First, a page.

Despite the fact that no two conflicts are the same the dynamics of conflicts show an astonishing similiarity ....regardless of the personality traits of those involved and the context in which they unfold. How is this possible? Conflicts trigger strong and deeply seated cognitiv-emotional reactions to which none of us are immune. These cognitiv-emotional reactions are the feeding ground for their gradual escalation. As a result conflicts never just disappear. This is, however, precisely what many people and managers hope for. Deciding that tensions between team members are not your problem might temporarily feel releaving. The longterm costs, however, tend to be high,. The longer a conflict remains unresolved the more difficult it becomes to resolve.
If wishful thinking will not make conflicts disappear what then is the remedy for the seemingly tragic selfsustaining nature of conflicts and their propensity to gradually escalate? The answer is in many ways rather simpel: Learning to understand the cognitive-emotional reactions on which conflicts feed and set the ground for a different set of cognitiv-emotional reaction ist the foundation of all robust conflict resultion processes.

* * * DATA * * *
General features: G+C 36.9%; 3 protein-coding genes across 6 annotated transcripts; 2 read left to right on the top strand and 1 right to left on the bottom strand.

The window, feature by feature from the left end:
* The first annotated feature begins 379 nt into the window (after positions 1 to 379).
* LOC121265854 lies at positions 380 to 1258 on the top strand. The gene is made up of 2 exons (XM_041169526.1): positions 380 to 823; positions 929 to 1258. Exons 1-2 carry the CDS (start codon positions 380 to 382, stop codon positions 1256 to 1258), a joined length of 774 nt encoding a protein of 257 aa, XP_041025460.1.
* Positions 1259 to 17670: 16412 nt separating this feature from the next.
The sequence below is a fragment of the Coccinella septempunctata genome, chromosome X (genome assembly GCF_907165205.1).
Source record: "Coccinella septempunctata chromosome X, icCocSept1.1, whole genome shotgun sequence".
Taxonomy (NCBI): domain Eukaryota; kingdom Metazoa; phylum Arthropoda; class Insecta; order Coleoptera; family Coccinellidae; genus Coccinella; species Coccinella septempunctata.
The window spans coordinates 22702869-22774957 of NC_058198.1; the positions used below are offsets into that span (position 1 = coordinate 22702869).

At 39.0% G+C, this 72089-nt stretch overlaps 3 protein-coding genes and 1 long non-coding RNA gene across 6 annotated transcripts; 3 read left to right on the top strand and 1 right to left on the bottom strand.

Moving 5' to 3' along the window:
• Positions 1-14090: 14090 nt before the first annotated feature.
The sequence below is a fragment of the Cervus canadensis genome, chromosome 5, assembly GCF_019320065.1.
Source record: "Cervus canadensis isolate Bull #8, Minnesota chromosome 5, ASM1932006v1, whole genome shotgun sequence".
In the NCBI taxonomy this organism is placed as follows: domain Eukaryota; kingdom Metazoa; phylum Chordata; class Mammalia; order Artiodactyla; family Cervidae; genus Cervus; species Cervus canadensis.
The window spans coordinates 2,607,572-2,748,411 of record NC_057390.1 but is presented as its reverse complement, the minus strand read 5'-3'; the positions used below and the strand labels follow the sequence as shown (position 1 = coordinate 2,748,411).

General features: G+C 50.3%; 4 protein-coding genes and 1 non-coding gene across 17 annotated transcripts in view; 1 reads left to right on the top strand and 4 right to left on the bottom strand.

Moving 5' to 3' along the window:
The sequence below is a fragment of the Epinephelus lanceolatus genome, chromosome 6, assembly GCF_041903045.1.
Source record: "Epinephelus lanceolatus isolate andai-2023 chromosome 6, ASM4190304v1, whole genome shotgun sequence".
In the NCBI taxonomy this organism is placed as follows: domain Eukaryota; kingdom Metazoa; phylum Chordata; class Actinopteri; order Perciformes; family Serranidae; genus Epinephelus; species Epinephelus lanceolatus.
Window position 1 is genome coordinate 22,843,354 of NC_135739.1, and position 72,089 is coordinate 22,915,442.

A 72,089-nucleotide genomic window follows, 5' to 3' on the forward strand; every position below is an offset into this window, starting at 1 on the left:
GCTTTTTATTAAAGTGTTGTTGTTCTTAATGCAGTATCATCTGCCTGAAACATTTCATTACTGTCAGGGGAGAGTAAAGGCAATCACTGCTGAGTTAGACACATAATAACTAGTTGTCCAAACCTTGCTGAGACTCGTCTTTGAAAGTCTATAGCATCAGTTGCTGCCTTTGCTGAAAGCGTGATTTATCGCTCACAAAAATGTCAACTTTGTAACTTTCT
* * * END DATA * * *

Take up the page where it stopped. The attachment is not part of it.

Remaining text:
Understanding conflict dynamics means understanding the cognitiv-emotional triggers of the different phases, how they effect behaviour and what the consequences are in terms of effective conflict resolution skills and techniques.
A key conflict management competence is the ability to recognize emerging tensions between peers and take action. So: What are common symptoms of emerging tensions? Team members are increasingly uncompromising and increasingly vehement in the presentation of their ideas, opinions and points of view. They begin to dismiss other perspectives and stand points as irrelevant, are demonstratively unable to comprehend their logic or simply overhear them. Team meetings regularly culminate in recurring and repetitive discussions of fundamental questions making effective and solution-oriented decisions impossibel.